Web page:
Saturday, July 23, 2011

When the middle class can't pay for its rent

In the past week, the Israeli public arena was rocked by a series of manifestations initially focused on the soaring rent costs. All started when the house owners of a young Tel Aviv professional decided to raise the rent, she  gave up the apartment, took a tent and with some friends placed it in the middle of one of the most posh boulevards. Day by day the tents kept duplicating as more and more people joined. Later, tents were set up also in other cities. They are still there and tonight a huge manifestation is planned.

The government and its supporters were quick to denounce them as leftists and spoilt youngsters who insist on living in the expensive center of Tel Aviv. From personal knowledge I can tell you that some of the guys there are definitely leftists, but many others including some of the leaders are right wing people, politically speaking. Anyway, as more people from outside of Tel Aviv joined the manifestations and set up tents in other cities, it started taking a clear shape of  a middle-lower class movement.

The Israeli middle class used to be pretty wide. There were little poor people. But the last 20, and mainly 10 years of brutal capitalism have made many of the young middle class frustrated. They acquired professions, they worked hard, but they are paying ever raising rents and buying an apartment is a distant dream. The costs of food, electricity, education, health and more or less everything else went up while salaries didn't.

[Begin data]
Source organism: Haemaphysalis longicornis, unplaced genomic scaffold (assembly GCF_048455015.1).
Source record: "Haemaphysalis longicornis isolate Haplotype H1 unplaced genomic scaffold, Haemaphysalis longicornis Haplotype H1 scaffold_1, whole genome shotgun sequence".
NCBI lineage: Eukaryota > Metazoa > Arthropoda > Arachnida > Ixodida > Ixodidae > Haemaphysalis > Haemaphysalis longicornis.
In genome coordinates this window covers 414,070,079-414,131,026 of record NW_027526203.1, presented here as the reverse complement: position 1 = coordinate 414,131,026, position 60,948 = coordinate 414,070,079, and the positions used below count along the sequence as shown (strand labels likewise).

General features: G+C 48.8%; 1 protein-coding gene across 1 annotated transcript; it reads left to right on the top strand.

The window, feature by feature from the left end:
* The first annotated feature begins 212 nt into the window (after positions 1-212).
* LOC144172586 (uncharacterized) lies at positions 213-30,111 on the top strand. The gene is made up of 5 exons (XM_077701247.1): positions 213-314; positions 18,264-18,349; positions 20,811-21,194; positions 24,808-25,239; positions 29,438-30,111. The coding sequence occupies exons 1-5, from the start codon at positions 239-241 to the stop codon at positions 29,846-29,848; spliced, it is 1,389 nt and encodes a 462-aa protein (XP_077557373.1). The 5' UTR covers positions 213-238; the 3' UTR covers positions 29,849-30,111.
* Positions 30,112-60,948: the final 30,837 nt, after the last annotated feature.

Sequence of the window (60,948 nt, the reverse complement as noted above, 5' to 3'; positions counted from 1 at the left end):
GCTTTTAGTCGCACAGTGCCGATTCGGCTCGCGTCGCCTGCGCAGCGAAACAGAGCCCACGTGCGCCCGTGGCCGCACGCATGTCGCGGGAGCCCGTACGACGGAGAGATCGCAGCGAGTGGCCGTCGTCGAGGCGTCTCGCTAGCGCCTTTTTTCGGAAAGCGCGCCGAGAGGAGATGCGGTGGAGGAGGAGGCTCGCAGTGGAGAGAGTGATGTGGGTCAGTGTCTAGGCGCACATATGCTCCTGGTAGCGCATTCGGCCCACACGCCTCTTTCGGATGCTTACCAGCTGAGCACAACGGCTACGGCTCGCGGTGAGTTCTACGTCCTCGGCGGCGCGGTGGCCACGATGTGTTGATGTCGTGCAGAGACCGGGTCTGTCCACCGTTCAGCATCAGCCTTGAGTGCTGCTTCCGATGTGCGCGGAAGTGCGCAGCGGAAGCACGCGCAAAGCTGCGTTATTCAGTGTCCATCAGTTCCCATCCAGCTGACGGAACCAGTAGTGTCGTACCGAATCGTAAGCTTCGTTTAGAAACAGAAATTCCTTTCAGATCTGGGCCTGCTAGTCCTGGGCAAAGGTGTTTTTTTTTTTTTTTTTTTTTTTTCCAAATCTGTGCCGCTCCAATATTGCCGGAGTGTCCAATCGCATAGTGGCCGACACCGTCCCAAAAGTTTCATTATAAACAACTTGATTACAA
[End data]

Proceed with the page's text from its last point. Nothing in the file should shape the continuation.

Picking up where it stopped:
The prevalent call within the tents' people is "the system doesn't work".

This post isn't meant to detail my opinion on the manifestation itself. I'd like to discuss here what bothers me most - is it only money that makes people go out and take the streets?

Till it was for money no one took the streets. When poorer people manifested, the middle class didn't join them.

This means, that even if the remedy was wrong, Marx was right about the root cause of everything - material/money.

Now, this doesn't explain why these manifestations, the biggest seen in years, still don't magnetize the masses. These masses which suffer from the same pains, don't join. Is it because they believe that they'll be able to beat the system and make it work for them? Is it because most of them already have a house and a mortgage and they are afraid that the value of their property will drop if the protesters will succeed?  So, is it all about the money after all?

Just to be honest with ourselves, we should consider that it is also because they are lazy or because they don't believe anything can be changed.

There is a chance that all of the above is correct. However, on top of it, it seems that the masses won't move unless they can see a clear alternative for which to manifest. The manifestations in Egypt succeeded, because their leaders were bold enough to mark one man, Mubarak. The risk was huge, because this left all Mubarak's supporters at home - but once they had a critical mass, nothing mattered anymore. The manifestations in Spain did absolutely the reverse, they went wide and unfocused.

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